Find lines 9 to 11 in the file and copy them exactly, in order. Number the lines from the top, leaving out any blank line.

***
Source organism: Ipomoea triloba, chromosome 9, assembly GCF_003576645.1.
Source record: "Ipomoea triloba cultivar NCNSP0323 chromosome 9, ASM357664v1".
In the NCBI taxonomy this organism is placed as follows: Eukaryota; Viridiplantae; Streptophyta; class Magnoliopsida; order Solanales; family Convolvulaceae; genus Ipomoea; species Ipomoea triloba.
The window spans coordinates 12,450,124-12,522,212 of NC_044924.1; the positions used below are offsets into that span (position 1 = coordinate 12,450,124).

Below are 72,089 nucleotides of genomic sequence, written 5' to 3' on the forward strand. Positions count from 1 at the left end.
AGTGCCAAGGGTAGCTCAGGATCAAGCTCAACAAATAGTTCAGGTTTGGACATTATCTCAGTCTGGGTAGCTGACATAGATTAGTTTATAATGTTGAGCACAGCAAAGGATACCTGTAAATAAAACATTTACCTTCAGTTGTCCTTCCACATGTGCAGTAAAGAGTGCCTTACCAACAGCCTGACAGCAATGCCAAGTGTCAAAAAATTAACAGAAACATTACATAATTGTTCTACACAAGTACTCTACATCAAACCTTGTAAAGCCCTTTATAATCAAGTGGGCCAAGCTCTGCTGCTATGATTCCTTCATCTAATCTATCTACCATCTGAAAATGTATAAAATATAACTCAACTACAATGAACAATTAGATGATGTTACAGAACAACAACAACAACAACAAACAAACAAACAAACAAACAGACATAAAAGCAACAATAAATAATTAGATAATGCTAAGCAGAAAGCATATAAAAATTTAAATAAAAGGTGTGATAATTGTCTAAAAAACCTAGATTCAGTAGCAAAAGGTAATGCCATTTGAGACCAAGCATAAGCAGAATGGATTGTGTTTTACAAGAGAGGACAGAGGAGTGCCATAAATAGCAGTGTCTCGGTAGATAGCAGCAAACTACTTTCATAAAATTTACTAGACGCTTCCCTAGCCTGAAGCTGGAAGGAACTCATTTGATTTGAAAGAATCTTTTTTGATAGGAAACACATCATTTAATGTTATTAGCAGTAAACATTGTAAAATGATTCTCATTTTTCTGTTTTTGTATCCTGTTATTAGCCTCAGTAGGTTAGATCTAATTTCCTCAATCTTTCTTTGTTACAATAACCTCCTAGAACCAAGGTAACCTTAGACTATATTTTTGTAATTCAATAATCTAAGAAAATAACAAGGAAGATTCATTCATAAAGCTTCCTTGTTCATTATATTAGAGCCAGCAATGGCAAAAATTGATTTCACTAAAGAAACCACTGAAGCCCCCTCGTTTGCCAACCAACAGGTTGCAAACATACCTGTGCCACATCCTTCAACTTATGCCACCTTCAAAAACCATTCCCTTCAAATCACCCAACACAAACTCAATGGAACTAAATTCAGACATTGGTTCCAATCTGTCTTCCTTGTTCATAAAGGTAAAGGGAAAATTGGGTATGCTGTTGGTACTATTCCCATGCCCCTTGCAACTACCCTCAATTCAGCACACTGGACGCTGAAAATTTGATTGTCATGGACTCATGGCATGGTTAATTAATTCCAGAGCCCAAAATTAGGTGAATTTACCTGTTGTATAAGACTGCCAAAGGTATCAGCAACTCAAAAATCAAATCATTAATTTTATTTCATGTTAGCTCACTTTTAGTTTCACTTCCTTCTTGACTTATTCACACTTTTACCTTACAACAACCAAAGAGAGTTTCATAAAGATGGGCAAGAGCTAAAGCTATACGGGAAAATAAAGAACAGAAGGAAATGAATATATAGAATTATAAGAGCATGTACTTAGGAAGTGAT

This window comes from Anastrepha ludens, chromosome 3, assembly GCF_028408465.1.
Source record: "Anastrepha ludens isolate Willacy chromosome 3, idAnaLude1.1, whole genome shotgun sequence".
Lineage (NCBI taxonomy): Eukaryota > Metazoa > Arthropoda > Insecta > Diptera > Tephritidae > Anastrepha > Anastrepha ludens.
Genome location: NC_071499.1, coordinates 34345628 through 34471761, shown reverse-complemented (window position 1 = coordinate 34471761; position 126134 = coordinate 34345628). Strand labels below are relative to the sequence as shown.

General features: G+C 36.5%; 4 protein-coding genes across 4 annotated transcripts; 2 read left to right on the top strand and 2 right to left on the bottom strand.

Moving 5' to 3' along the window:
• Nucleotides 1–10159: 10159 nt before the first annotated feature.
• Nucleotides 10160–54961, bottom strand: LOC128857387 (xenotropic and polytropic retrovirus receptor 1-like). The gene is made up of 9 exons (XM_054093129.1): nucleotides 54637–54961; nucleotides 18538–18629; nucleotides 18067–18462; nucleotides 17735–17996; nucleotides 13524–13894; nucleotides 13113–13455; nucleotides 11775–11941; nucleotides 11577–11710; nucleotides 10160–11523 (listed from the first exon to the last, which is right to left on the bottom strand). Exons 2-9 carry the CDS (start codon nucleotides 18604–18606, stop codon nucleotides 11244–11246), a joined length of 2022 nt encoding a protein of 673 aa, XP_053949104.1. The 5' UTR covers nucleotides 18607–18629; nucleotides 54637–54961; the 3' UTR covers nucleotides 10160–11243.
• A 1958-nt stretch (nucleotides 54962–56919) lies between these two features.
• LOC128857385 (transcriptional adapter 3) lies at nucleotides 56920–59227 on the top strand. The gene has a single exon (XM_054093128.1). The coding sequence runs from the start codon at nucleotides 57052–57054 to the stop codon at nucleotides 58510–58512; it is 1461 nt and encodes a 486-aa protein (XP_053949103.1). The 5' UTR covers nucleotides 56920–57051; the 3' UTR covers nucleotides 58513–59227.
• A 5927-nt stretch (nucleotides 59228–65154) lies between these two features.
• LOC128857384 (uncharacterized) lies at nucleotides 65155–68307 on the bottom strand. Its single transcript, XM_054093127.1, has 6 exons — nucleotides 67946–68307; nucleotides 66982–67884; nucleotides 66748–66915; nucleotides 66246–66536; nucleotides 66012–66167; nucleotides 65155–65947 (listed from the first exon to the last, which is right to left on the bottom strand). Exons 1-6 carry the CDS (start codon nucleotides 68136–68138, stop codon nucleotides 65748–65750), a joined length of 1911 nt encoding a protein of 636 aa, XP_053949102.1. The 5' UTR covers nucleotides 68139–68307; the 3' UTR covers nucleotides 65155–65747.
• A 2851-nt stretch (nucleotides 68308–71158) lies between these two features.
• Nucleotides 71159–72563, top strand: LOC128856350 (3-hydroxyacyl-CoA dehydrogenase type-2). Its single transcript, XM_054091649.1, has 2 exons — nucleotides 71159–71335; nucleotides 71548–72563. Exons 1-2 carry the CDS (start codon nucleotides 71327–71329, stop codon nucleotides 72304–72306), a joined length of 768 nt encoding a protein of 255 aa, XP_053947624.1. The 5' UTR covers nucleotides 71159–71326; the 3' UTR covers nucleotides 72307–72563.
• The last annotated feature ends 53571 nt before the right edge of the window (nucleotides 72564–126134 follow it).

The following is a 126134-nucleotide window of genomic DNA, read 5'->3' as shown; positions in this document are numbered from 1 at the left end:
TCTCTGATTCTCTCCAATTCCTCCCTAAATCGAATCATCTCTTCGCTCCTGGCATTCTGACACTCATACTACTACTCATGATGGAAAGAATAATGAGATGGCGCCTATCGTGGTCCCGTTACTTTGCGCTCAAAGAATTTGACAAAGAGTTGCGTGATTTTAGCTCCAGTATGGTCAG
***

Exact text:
Lineage (NCBI taxonomy): Eukaryota > Metazoa > Arthropoda > Insecta > Diptera > Tephritidae > Anastrepha > Anastrepha ludens.
Genome location: NC_071499.1, coordinates 34345628 through 34471761, shown reverse-complemented (window position 1 = coordinate 34471761; position 126134 = coordinate 34345628). Strand labels below are relative to the sequence as shown.

General features: G+C 36.5%; 4 protein-coding genes across 4 annotated transcripts; 2 read left to right on the top strand and 2 right to left on the bottom strand.